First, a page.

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basic question about *var + bonus question (-:

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ok I was wondering which of the following is better to use (and if not better all the time, then when is it?) ClassTitle CT(var1, var2); or ClassTitle *CT = new ClassTitle(var1, var2); and unrelated to that I have this wierd bug when i leave VC++ open, after a while my computer will start to freeze(stall). in sort of this pattern . computer works for 5 seconds... Stalls for 5 seconds, then repeats. Its diving me +__INSANE__+ {; }; 0: Thanks, Chuck

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Well, the first statement becomes an automatic (local) variable, or a global one. The second statement gives you dynamic memory allocation. Kind of asking what''s best:
int i = 0 or int* i = new int(0)
and I hope you know the difference between those.

Your bonus? Don''t have a clue

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An object created with new is made on the heap, while a object just declared is made on the stack. Basically, its temporary v.s permanent (until you do delete, at least).

You new if you need this variable thoughout the whole program, or if you''re adding it to a linked list.

Oh god, that reminds me of a terrible bug i had once. i was creating a variable using new and adding it to a linked list. I called delete on the variable after i added it. Sounds peachy, right? Wrong. When i deleted the pointer, the memory the item in the linked list pointed to became invalid. Oh the troubles ive seen!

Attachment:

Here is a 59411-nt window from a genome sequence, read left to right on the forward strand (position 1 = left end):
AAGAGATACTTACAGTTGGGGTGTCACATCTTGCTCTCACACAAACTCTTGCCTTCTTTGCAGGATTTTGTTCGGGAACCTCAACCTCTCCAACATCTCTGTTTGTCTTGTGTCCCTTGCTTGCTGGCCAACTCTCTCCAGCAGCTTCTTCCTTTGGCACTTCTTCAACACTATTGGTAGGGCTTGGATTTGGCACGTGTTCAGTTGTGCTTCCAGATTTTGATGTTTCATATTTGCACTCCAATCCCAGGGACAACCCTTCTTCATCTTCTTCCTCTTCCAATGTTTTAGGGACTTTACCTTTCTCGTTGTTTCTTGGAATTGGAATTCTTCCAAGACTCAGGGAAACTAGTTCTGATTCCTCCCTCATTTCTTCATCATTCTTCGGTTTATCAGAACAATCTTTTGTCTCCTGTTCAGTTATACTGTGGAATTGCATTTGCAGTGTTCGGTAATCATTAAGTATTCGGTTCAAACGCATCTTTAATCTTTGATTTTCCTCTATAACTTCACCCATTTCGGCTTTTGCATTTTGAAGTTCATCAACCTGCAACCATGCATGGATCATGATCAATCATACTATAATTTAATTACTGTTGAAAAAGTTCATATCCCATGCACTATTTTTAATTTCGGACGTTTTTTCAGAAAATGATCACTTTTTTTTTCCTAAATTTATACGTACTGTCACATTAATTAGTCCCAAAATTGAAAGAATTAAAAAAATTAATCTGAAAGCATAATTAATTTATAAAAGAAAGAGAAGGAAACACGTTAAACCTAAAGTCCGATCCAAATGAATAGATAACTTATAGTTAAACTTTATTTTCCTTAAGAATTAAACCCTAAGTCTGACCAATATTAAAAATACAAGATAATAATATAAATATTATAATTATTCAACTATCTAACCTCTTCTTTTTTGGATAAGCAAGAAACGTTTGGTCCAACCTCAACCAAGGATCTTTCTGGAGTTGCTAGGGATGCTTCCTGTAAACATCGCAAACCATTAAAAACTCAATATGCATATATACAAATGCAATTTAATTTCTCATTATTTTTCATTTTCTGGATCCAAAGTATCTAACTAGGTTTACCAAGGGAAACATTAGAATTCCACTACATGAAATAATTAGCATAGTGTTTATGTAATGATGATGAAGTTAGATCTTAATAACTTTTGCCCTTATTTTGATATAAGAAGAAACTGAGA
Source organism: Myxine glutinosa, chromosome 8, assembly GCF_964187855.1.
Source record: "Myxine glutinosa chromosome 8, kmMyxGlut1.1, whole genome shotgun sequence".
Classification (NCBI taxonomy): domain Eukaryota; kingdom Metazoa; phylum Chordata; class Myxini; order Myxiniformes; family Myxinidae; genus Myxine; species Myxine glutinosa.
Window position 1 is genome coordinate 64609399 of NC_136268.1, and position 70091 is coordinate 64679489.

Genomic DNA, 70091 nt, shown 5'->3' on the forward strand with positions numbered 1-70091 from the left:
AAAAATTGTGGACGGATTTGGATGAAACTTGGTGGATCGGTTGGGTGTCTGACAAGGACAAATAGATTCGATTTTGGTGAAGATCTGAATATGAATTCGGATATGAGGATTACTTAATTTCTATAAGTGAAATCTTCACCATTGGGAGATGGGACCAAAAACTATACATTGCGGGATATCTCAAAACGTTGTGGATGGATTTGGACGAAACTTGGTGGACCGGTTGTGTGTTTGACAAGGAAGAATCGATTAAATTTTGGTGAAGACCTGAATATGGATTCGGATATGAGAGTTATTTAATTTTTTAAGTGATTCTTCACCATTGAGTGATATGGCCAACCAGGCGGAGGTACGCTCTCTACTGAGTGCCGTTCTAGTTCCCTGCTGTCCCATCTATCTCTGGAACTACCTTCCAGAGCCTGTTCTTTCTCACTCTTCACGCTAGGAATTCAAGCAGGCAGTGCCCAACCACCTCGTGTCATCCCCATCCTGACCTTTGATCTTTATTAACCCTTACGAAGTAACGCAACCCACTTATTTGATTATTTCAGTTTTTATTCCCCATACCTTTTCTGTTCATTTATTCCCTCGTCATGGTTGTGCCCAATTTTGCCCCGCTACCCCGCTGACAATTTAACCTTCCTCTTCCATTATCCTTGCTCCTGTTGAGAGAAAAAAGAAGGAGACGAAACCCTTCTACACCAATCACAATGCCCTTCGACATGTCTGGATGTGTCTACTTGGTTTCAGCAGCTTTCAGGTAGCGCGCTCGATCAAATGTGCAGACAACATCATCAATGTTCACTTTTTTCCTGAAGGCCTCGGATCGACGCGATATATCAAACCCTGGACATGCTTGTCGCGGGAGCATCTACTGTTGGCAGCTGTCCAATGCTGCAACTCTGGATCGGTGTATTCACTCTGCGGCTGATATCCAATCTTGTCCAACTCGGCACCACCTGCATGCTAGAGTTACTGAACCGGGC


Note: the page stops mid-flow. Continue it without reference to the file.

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From experience during a large project, I found that declaring local objects on the stack is quite "slow". (Not sure about VC++, but in CB3 at least.

I was using Borland C++ v 3.0 with large objects on the stack which were used extensively at deeper levels.

For some reason I had a noticable difference by changing 3 local objects to allocated objects AFTER the allocation of the objects. Ie: it wasnt a once-off occurance, there seemed to be some higher penalty.

The program was a win32 visual raytracer.

Doesnt immediately make sense. I could only think of one reason why it might be faster: better pointer optimisation when using objects.

It all sound quite crazy... but i''m doing a compiler optimization construction & course and optimizing isnt easy...

If its in a tight loop, dont NEW the object rather have it as a local variable.

-Tim

PS: That was CB3. I think VC++ might have better optimisation, so you might not have that problem.

(Anyone able to confirm whether VC++ optimisation is "better" than CB3 ?)



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The responses have their ideas of stack and heap memory somewhat mixed up. Creating a variable in the first example will create the variable on the stack, like they said. The stack isn''t really permenant memory at all. The variable is deleted after the function call is made (unless declared with the static keyword). The reason the heap memory is there is because the stack only has 640KB of memory. So if you need a large portion of memory, then you should declare it on the heap, using the second method. There is no real reason to use the second method unless the amount of memory you are consuming is above, say, a couple KB. Then it might be benificial to use the new operator to save your stack space. But if you''re just declaring one variable, use the local memory.


ColdfireV

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Sorry Coldfire, but that''s dated information.. The DOS, 16bit stack had 640k, but the Win32 stack can resize if you add more to it. It''s almost infinite, with virtual memory and all. I had one program for a computer class last year in Pascal where I allocated a 1 mb array on the stack (we didn''t know how to allocate in the heap in that language yet).

Just thought I''d let you know

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